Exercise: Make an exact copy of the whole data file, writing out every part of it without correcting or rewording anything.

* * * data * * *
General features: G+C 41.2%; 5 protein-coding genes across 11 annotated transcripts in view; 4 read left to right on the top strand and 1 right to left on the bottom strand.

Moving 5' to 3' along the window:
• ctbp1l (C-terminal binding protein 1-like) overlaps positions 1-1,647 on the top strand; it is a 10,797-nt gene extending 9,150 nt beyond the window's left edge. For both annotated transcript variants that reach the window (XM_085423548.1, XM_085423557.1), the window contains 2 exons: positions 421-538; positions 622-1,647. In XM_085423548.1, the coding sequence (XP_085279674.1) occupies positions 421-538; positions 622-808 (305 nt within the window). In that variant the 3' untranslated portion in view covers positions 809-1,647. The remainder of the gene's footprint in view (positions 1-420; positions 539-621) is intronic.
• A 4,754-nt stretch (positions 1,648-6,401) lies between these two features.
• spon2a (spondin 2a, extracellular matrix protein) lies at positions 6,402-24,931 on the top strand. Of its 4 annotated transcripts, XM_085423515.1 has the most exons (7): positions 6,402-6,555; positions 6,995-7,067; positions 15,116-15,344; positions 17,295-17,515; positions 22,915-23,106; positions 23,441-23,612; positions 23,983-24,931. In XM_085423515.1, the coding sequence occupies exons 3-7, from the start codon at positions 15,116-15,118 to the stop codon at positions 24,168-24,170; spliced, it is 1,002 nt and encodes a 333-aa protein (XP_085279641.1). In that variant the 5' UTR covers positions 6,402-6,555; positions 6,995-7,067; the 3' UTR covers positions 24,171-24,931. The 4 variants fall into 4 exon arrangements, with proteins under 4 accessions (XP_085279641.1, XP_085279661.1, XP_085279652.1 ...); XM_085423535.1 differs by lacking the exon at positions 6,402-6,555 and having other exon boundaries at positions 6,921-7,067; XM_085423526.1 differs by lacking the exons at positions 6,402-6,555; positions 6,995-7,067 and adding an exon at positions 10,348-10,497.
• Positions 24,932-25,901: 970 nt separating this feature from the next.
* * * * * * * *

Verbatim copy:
General features: G+C 41.2%; 5 protein-coding genes across 11 annotated transcripts in view; 4 read left to right on the top strand and 1 right to left on the bottom strand.

Moving 5' to 3' along the window:
• ctbp1l (C-terminal binding protein 1-like) overlaps positions 1-1,647 on the top strand; it is a 10,797-nt gene extending 9,150 nt beyond the window's left edge. For both annotated transcript variants that reach the window (XM_085423548.1, XM_085423557.1), the window contains 2 exons: positions 421-538; positions 622-1,647. In XM_085423548.1, the coding sequence (XP_085279674.1) occupies positions 421-538; positions 622-808 (305 nt within the window). In that variant the 3' untranslated portion in view covers positions 809-1,647. The remainder of the gene's footprint in view (positions 1-420; positions 539-621) is intronic.
• A 4,754-nt stretch (positions 1,648-6,401) lies between these two features.
• spon2a (spondin 2a, extracellular matrix protein) lies at positions 6,402-24,931 on the top strand. Of its 4 annotated transcripts, XM_085423515.1 has the most exons (7): positions 6,402-6,555; positions 6,995-7,067; positions 15,116-15,344; positions 17,295-17,515; positions 22,915-23,106; positions 23,441-23,612; positions 23,983-24,931. In XM_085423515.1, the coding sequence occupies exons 3-7, from the start codon at positions 15,116-15,118 to the stop codon at positions 24,168-24,170; spliced, it is 1,002 nt and encodes a 333-aa protein (XP_085279641.1). In that variant the 5' UTR covers positions 6,402-6,555; positions 6,995-7,067; the 3' UTR covers positions 24,171-24,931. The 4 variants fall into 4 exon arrangements, with proteins under 4 accessions (XP_085279641.1, XP_085279661.1, XP_085279652.1 ...); XM_085423535.1 differs by lacking the exon at positions 6,402-6,555 and having other exon boundaries at positions 6,921-7,067; XM_085423526.1 differs by lacking the exons at positions 6,402-6,555; positions 6,995-7,067 and adding an exon at positions 10,348-10,497.
• Positions 24,932-25,901: 970 nt separating this feature from the next.